Metlife and University of the Pacific Introduce Health History Forms in 21 Languages

Oct. 14, 2003
New Forms Help Dentist/Patient Communication Regardless of Language Barriers.

MetLife and the University of the Pacific, School of Dentistry, today announced the translation of a health history form in 21 languages to address the diverse communication needs of patients and dentists. The translations represent 87.7% of those languages spoken in the United States, according to the 2000 U.S. Census, which revealed that 32 million people in the United States speak a language other than English in their homes. An additional 11 translations are planned to be released over the remainder of the year. The Multi-Language Health History forms can be downloaded at no cost as a PDF file from MetLife at and from the University of the Pacific at under Dental Professionals.

"Diversity in ethnicity, culture and language enriches our lives, but also adds a challenge to communicating important health information that is vital to the safe delivery of dental care. The Multi-Language Health History forms will enhance the quality of oral health care by helping patients, regardless of their native language, communicate more effectively with their dentists," said Dr. James Kennedy, Chair of the MetLife Dental Advisory Council and Dean Emeritus of the University of Connecticut School of Dental Medicine. The MetLife Dental Advisory Council, formed in 1995, is comprised of practicing and academic dentists who oversee MetLife's Quality Initiatives Program.

The Multi-Language Health History forms are simple to use. The forms are divided into sections related to medical signs and symptoms, diagnosed diseases, specific medical treatments and medications that may influence the diagnosis of oral diseases and/or modify dental therapy. When the English form was translated into other languages, the sequence of questions remained the same. Patients answer the questions by circling a "yes" or "no" response. A dentist can then compare a health history form in his or her native language to the language form the patient has used.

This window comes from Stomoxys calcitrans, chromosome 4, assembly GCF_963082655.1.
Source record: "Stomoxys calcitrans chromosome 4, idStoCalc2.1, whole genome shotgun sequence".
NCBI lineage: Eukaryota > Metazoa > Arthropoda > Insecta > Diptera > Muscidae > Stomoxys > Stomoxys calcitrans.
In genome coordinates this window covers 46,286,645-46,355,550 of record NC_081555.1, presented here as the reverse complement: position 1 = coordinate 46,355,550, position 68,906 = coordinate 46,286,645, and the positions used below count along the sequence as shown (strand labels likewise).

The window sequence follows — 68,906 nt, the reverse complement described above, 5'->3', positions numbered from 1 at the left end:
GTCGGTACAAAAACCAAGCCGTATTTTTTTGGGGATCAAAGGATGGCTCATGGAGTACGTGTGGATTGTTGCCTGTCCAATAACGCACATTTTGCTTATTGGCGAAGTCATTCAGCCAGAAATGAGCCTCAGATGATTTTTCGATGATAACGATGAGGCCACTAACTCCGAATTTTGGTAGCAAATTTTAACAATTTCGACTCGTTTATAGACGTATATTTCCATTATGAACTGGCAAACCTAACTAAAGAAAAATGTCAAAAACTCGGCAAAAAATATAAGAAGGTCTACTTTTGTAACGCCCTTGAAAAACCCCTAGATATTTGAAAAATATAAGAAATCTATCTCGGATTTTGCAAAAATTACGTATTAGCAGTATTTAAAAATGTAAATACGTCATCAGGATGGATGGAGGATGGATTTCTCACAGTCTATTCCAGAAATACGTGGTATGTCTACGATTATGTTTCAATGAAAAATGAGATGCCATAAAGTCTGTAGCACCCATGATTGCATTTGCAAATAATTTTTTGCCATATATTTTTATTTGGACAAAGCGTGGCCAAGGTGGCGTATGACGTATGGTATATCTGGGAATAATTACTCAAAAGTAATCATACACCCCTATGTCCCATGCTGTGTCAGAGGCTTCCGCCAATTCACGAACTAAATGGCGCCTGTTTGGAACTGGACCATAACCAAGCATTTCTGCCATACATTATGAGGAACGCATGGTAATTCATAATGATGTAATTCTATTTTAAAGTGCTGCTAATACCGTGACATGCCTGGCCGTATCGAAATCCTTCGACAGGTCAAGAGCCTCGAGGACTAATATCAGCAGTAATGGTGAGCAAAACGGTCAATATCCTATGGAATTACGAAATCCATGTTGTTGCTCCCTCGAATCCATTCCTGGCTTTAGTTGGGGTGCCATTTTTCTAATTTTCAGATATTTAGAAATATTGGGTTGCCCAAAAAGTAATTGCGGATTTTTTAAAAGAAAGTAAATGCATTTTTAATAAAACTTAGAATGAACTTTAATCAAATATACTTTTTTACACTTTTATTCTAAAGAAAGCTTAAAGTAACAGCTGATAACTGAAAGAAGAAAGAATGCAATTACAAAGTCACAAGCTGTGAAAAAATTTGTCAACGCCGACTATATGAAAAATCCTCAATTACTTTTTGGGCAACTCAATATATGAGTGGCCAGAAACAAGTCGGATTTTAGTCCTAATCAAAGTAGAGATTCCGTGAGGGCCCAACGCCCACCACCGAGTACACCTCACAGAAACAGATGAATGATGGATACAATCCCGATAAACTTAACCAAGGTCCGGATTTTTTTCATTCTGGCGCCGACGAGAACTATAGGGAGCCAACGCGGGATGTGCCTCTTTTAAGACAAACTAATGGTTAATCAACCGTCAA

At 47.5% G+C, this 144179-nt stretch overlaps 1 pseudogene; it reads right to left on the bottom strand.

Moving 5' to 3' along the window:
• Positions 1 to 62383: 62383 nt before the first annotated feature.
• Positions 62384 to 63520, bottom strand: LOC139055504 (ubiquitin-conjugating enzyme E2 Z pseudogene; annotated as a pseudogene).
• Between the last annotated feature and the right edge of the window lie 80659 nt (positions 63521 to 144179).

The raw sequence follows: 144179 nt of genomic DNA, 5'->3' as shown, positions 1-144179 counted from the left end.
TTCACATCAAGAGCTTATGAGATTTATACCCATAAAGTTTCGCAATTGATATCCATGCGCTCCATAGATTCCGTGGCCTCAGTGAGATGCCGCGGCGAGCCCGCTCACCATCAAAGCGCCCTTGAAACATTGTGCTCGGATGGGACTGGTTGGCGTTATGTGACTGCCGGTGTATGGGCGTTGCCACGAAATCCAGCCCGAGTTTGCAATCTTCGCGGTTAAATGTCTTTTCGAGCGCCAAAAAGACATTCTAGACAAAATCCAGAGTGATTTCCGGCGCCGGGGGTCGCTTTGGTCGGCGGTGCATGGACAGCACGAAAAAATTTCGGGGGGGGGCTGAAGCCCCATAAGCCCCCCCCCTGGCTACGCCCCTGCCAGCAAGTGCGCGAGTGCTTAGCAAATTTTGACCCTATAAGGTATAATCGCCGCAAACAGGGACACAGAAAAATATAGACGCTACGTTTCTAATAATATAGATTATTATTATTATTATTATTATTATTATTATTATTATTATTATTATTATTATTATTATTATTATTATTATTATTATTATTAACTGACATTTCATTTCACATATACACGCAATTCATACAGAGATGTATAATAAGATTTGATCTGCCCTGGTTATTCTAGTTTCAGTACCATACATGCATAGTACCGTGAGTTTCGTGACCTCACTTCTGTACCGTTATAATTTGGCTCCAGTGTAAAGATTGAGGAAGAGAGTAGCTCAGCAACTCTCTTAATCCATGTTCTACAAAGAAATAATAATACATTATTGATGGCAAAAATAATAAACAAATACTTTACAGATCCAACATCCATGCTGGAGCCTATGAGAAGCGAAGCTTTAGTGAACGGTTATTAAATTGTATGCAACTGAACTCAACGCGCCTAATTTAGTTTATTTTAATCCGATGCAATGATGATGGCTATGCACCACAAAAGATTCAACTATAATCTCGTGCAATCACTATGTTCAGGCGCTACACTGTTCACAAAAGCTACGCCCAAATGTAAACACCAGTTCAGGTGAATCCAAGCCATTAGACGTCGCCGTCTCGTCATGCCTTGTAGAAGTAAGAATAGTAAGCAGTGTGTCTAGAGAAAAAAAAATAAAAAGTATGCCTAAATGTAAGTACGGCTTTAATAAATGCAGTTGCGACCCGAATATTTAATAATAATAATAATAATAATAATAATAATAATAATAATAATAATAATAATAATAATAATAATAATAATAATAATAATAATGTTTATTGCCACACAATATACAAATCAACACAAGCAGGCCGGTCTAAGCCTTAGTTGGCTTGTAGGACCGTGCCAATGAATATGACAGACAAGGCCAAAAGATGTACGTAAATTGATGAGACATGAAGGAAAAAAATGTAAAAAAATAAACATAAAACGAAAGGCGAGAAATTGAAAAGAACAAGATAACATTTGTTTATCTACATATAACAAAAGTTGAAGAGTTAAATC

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"In order to accommodate the growing diversity of society, we recognized there was a vital need to have patient medical health information readily available in multiple languages and collaborated with the California Dental Association and MetLife to fulfill this need. Because of the uniform questioning sequence, these health history translations can actually be used by patients and doctors all around the world," said Peter L. Jacobsen PhD, DDS, Director of Oral Medicine, University of the Pacific, School of Dentistry.

The translations are currently available in Arabic, Chinese, Creole, English, Farsi, French, German, Hebrew, Hmong, Italian, Japanese, Korean, Laotian, Polish, Portuguese, Russian, Spanish, Swedish, Tagalog, Thai, and Vietnamese.

University of the Pacific School of Dentistry, one of the nation's premier dental schools, has served the San Francisco Bay Area community for 107 years. Pacific is committed to excellence in student-centered education, patient care and research. The school's clinics, located in San Francisco, Union City and Stockton, offer quality, low-cost dental services to children and adults throughout Northern California.

MetLife is the largest commercial dental carrier in the United States, administering dental benefits for over 19.8 million people.

MetLife, a subsidiary of MetLife, Inc. (NYSE: MET), is a leading provider of insurance and other financial services to individual and institutional customers. The MetLife companies serve approximately 12 million individuals in the U.S. and provide benefits to 37 million employees and family members through their plan sponsors. Outside the U.S., the MetLife companies have insurance operations in 12 countries serving approximately 8 million customers. For more information about MetLife, please visit the company's Web site at